One problem is that a lot of acreage in need of treatment can’t be treated in a profitable manner in terms of selling forest products, but Gray said the traditional economic appraisal doesn’t take into account the potential cost when treatment doesn’t occur and acreage burns.

Noah Koerper, regional director for U.S. Sen. Michael Bennet, D-Colo., said the cost of wildfires versus treatment “doesn’t just affect western states and forests, that affects everyone. This is becoming a part of the conversation, is the overall costs,” he said.

Fires now account for 40 percent of the U.S. Forest Service budget, up from 13 percent just 10 years ago, Koerper said.

He said Bennet is hopeful about bipartisan legislation that would shift about 30 percent of fire suppression funds from the Forest Service to the Federal Emergency Management Agency. There, it wouldn’t be subject to congressional appropriations, unlike in the case of the Forest Service, which is forced to rely on appropriations in the winter when it can’t predict what kind of fire season is coming the following summer, he said.

Ray Rasker, executive director of the Montana-based Headwaters Economics research nonprofit, said nearly 5,000 homes are now burning a year in the United States as fires get bigger and burn longer during a fire season that’s now longer thanks to a changing climate.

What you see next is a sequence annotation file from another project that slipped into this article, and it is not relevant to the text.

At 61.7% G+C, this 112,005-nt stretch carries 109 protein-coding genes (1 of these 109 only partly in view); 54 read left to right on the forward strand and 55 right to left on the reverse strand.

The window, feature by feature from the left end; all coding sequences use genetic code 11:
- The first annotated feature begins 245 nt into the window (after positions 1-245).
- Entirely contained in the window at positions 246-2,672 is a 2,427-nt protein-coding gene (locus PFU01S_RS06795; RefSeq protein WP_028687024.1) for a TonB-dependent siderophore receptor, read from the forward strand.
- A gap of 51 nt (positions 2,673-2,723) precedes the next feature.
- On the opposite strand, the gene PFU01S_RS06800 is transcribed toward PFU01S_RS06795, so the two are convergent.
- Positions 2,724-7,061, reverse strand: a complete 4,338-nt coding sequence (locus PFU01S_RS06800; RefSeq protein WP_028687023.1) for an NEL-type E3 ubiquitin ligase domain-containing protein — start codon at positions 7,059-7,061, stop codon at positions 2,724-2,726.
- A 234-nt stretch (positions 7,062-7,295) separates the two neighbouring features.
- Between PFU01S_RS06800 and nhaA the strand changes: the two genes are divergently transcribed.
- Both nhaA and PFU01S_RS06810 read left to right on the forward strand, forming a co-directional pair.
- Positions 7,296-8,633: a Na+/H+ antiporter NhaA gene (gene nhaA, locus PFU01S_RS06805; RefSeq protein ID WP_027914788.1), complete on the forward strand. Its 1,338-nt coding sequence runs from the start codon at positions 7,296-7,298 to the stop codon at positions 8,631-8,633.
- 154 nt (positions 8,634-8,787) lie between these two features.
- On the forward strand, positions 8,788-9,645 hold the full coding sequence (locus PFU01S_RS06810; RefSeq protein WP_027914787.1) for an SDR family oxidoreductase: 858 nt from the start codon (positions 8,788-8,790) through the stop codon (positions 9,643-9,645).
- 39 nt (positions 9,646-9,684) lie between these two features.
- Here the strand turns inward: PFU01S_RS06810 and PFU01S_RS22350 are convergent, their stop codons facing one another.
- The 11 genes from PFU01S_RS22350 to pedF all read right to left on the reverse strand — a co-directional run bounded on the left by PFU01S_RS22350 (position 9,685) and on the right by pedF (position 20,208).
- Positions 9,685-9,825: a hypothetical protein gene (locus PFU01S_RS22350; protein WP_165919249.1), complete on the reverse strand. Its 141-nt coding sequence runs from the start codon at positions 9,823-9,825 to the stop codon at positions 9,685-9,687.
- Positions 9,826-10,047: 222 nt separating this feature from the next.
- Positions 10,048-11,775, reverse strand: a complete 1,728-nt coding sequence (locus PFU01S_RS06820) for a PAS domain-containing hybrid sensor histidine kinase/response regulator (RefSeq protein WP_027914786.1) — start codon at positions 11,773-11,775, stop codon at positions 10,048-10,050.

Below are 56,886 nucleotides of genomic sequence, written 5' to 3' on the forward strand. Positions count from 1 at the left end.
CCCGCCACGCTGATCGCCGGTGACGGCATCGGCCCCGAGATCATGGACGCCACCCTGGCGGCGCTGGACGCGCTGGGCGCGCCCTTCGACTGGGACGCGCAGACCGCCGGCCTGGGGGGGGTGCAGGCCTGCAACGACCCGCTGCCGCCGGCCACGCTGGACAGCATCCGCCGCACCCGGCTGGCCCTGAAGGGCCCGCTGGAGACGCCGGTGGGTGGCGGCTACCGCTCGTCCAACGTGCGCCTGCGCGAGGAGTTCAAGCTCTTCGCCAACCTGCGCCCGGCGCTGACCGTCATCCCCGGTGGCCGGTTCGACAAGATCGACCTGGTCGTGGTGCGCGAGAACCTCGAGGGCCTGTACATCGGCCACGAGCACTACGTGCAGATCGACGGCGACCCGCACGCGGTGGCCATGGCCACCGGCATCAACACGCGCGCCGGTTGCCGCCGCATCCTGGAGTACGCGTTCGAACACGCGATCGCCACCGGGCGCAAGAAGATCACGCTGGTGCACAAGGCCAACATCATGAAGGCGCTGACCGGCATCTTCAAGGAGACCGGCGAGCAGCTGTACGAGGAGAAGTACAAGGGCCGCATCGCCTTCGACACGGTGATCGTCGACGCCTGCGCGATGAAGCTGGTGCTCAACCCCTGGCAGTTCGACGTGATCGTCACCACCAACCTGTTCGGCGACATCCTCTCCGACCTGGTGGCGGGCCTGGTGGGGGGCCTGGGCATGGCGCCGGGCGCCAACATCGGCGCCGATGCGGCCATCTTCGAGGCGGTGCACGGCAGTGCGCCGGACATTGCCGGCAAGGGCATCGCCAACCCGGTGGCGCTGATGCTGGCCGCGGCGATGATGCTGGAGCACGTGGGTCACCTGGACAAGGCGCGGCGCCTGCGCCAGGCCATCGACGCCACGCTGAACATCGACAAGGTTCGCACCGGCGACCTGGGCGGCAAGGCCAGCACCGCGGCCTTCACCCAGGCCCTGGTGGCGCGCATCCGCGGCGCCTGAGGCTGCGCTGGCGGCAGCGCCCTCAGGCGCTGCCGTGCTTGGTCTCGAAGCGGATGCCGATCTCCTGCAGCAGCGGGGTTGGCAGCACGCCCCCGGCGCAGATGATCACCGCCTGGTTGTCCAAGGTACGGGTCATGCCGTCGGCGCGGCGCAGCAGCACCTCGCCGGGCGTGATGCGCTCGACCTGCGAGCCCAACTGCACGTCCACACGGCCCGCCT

Part of the problem is homes being built in the wildland-urban interface, he said. But with 84 percent of that interface still not developed, he would like to see better planning to control the pace, scale and pattern of future development.

“This doesn’t mean you don’t build, but it means you can build creatively and differently,” he said.

One example would be to allow denser development if homes are built in areas where they can be better protected from fires, he said.

Other suggestions he makes include requiring full disclosure of wildfire risk for potential homebuyers, billing county governments for their share of firefighting costs, shifting more firefighting responsibility to the local level, and eliminating the mortgage tax deduction for new homes in high-risk areas.

Bill Hahnenberg, who has served as incident commander on several fires, said many destructive fires are human-caused because humans live in the wildland-urban interface.

“That’s why I think we should maybe pay more attention to fire prevention,” he said.

Just how large the potential consequences of fire can be was demonstrated in Glenwood Springs’ Coal Seam Fire. In that case the incident commander was close to evacuating the entire town, Hahnenberg said.

“How would that play (out)?” he said. “I’m not just picking on Glenwood, it’s a question for many communities. How would you do that?”

He suggested it’s a scenario communities would do well to prepare for in advance.

This week’s conference is being sponsored by emergency managers from Eagle, Summit, Pitkin, Garfield and Mesa counties, and by the Colorado Division of Fire Prevention and Control, Colorado State Forest Service, Upper Colorado River Interagency Fire Management and the Southern Rockies Fire Science Network.